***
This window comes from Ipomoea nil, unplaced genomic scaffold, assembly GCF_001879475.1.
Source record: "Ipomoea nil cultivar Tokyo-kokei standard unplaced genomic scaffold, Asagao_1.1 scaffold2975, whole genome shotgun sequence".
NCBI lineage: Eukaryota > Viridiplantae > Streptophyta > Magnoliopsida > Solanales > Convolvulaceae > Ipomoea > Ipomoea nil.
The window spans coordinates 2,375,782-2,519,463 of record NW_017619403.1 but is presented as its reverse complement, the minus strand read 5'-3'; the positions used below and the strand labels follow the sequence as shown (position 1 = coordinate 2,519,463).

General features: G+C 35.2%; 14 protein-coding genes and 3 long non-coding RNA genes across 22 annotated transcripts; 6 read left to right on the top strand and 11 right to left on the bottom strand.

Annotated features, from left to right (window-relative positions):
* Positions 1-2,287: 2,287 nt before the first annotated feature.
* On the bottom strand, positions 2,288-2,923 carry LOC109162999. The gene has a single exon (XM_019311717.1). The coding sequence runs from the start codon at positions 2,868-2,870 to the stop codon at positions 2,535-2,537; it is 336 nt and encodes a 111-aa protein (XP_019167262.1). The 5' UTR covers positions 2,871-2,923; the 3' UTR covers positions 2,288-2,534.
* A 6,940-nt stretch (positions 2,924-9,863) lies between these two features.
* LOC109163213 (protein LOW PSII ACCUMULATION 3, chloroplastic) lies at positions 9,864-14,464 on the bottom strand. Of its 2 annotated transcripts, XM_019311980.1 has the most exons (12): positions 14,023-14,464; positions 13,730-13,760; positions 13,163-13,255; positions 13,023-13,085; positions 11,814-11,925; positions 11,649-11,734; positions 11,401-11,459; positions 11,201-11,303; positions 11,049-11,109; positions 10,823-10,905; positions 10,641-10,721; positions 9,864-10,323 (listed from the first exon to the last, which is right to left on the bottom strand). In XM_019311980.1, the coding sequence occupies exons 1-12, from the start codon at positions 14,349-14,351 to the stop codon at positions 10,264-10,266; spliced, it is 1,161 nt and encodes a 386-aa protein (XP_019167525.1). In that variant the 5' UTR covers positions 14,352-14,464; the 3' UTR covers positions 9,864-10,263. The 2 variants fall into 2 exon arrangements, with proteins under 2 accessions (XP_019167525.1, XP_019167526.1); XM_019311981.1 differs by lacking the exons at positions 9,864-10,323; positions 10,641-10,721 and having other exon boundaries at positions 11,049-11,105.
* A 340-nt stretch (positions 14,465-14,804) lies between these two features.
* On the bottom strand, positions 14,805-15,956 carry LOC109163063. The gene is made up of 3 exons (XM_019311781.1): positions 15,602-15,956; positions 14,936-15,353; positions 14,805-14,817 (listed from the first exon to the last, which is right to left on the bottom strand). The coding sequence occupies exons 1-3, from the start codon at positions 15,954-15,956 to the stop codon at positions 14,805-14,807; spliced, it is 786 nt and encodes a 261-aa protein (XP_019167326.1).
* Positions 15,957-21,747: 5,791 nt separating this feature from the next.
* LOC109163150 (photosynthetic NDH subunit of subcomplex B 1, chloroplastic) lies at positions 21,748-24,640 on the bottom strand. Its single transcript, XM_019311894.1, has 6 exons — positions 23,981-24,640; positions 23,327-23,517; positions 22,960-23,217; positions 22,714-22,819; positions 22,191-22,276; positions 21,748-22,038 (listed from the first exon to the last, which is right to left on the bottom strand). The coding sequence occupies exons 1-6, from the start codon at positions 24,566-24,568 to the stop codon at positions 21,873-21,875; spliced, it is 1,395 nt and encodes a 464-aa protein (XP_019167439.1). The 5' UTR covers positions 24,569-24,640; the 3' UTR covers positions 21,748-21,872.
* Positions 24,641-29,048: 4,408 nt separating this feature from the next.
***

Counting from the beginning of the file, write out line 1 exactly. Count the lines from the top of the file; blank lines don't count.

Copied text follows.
This window comes from Ipomoea nil, unplaced genomic scaffold, assembly GCF_001879475.1.